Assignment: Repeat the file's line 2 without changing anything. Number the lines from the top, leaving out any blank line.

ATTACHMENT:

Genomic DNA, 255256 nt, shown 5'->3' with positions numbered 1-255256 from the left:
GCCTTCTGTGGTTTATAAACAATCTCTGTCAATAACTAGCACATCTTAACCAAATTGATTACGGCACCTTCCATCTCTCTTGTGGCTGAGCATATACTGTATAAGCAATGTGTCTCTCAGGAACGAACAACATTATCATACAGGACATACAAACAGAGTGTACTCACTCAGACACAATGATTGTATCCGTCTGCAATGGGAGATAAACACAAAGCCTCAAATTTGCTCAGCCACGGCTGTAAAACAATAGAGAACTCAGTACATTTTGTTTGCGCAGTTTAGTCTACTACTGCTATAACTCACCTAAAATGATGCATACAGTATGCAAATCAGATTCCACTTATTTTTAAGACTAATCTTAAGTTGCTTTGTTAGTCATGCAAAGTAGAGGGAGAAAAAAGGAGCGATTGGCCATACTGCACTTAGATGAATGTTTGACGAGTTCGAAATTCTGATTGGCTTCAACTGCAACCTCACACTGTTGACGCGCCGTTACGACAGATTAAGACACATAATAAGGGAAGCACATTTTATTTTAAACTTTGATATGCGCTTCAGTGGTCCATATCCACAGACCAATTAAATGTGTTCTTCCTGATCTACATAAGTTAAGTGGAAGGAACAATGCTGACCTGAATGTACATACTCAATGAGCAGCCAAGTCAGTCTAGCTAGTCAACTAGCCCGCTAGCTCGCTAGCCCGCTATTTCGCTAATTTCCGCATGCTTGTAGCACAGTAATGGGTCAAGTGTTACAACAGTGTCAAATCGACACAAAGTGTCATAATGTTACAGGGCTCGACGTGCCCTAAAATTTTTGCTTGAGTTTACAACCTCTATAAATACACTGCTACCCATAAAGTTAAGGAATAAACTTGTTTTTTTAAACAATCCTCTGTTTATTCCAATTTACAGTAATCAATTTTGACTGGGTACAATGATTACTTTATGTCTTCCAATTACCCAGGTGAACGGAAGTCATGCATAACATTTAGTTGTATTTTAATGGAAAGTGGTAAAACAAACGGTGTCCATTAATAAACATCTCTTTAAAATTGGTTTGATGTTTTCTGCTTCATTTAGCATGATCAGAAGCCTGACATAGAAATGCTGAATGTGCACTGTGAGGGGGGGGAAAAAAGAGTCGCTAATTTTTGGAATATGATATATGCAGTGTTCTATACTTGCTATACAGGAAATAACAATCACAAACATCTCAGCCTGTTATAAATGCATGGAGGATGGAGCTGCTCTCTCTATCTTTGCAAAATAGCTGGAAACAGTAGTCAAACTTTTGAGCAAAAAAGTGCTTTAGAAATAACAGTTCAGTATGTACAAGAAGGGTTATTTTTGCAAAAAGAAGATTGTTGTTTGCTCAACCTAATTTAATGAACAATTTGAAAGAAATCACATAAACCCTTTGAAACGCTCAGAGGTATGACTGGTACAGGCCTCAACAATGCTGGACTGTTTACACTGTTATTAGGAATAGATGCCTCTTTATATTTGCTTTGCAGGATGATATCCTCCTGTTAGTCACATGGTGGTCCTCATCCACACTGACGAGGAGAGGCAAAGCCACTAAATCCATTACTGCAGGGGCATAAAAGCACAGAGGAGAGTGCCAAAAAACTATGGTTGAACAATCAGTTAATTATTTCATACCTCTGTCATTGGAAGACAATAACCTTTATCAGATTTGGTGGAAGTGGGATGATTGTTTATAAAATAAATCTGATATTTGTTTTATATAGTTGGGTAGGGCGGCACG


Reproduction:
GCCTTCTGTGGTTTATAAACAATCTCTGTCAATAACTAGCACATCTTAACCAAATTGATTACGGCACCTTCCATCTCTCTTGTGGCTGAGCATATACTGTATAAGCAATGTGTCTCTCAGGAACGAACAACATTATCATACAGGACATACAAACAGAGTGTACTCACTCAGACACAATGATTGTATCCGTCTGCAATGGGAGATAAACACAAAGCCTCAAATTTGCTCAGCCACGGCTGTAAAACAATAGAGAACTCAGTACATTTTGTTTGCGCAGTTTAGTCTACTACTGCTATAACTCACCTAAAATGATGCATACAGTATGCAAATCAGATTCCACTTATTTTTAAGACTAATCTTAAGTTGCTTTGTTAGTCATGCAAAGTAGAGGGAGAAAAAAGGAGCGATTGGCCATACTGCACTTAGATGAATGTTTGACGAGTTCGAAATTCTGATTGGCTTCAACTGCAACCTCACACTGTTGACGCGCCGTTACGACAGATTAAGACACATAATAAGGGAAGCACATTTTATTTTAAACTTTGATATGCGCTTCAGTGGTCCATATCCACAGACCAATTAAATGTGTTCTTCCTGATCTACATAAGTTAAGTGGAAGGAACAATGCTGACCTGAATGTACATACTCAATGAGCAGCCAAGTCAGTCTAGCTAGTCAACTAGCCCGCTAGCTCGCTAGCCCGCTATTTCGCTAATTTCCGCATGCTTGTAGCACAGTAATGGGTCAAGTGTTACAACAGTGTCAAATCGACACAAAGTGTCATAATGTTACAGGGCTCGACGTGCCCTAAAATTTTTGCTTGAGTTTACAACCTCTATAAATACACTGCTACCCATAAAGTTAAGGAATAAACTTGTTTTTTTAAACAATCCTCTGTTTATTCCAATTTACAGTAATCAATTTTGACTGGGTACAATGATTACTTTATGTCTTCCAATTACCCAGGTGAACGGAAGTCATGCATAACATTTAGTTGTATTTTAATGGAAAGTGGTAAAACAAACGGTGTCCATTAATAAACATCTCTTTAAAATTGGTTTGATGTTTTCTGCTTCATTTAGCATGATCAGAAGCCTGACATAGAAATGCTGAATGTGCACTGTGAGGGGGGGGAAAAAAGAGTCGCTAATTTTTGGAATATGATATATGCAGTGTTCTATACTTGCTATACAGGAAATAACAATCACAAACATCTCAGCCTGTTATAAATGCATGGAGGATGGAGCTGCTCTCTCTATCTTTGCAAAATAGCTGGAAACAGTAGTCAAACTTTTGAGCAAAAAAGTGCTTTAGAAATAACAGTTCAGTATGTACAAGAAGGGTTATTTTTGCAAAAAGAAGATTGTTGTTTGCTCAACCTAATTTAATGAACAATTTGAAAGAAATCACATAAACCCTTTGAAACGCTCAGAGGTATGACTGGTACAGGCCTCAACAATGCTGGACTGTTTACACTGTTATTAGGAATAGATGCCTCTTTATATTTGCTTTGCAGGATGATATCCTCCTGTTAGTCACATGGTGGTCCTCATCCACACTGACGAGGAGAGGCAAAGCCACTAAATCCATTACTGCAGGGGCATAAAAGCACAGAGGAGAGTGCCAAAAAACTATGGTTGAACAATCAGTTAATTATTTCATACCTCTGTCATTGGAAGACAATAACCTTTATCAGATTTGGTGGAAGTGGGATGATTGTTTATAAAATAAATCTGATATTTGTTTTATATAGTTGGGTAGGGCGGCACG